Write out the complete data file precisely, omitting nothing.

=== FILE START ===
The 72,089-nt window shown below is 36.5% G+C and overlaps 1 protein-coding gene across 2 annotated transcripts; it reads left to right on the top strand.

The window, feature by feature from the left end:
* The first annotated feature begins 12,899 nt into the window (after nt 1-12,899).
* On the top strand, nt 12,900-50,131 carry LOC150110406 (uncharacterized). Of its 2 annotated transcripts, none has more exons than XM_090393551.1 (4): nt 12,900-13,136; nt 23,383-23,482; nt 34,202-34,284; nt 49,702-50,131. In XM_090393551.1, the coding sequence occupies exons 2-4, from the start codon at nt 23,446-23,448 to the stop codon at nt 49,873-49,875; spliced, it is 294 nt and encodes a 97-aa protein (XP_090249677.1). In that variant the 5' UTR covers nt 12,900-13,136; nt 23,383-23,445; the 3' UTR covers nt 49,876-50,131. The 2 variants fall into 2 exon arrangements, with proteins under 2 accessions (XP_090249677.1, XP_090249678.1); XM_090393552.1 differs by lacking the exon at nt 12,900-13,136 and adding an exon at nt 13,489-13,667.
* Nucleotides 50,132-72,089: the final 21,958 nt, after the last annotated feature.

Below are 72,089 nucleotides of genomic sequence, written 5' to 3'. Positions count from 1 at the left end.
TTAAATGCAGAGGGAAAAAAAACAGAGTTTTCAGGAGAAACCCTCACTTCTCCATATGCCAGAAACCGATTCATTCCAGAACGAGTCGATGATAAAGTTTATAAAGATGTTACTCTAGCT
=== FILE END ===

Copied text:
The 72,089-nt window shown below is 36.5% G+C and overlaps 1 protein-coding gene across 2 annotated transcripts; it reads left to right on the top strand.

The window, feature by feature from the left end:
* The first annotated feature begins 12,899 nt into the window (after nt 1-12,899).
* On the top strand, nt 12,900-50,131 carry LOC150110406 (uncharacterized). Of its 2 annotated transcripts, none has more exons than XM_090393551.1 (4): nt 12,900-13,136; nt 23,383-23,482; nt 34,202-34,284; nt 49,702-50,131. In XM_090393551.1, the coding sequence occupies exons 2-4, from the start codon at nt 23,446-23,448 to the stop codon at nt 49,873-49,875; spliced, it is 294 nt and encodes a 97-aa protein (XP_090249677.1). In that variant the 5' UTR covers nt 12,900-13,136; nt 23,383-23,445; the 3' UTR covers nt 49,876-50,131. The 2 variants fall into 2 exon arrangements, with proteins under 2 accessions (XP_090249677.1, XP_090249678.1); XM_090393552.1 differs by lacking the exon at nt 12,900-13,136 and adding an exon at nt 13,489-13,667.
* Nucleotides 50,132-72,089: the final 21,958 nt, after the last annotated feature.

Below are 72,089 nucleotides of genomic sequence, written 5' to 3'. Positions count from 1 at the left end.
TTAAATGCAGAGGGAAAAAAAACAGAGTTTTCAGGAGAAACCCTCACTTCTCCATATGCCAGAAACCGATTCATTCCAGAACGAGTCGATGATAAAGTTTATAAAGATGTTACTCTAGCT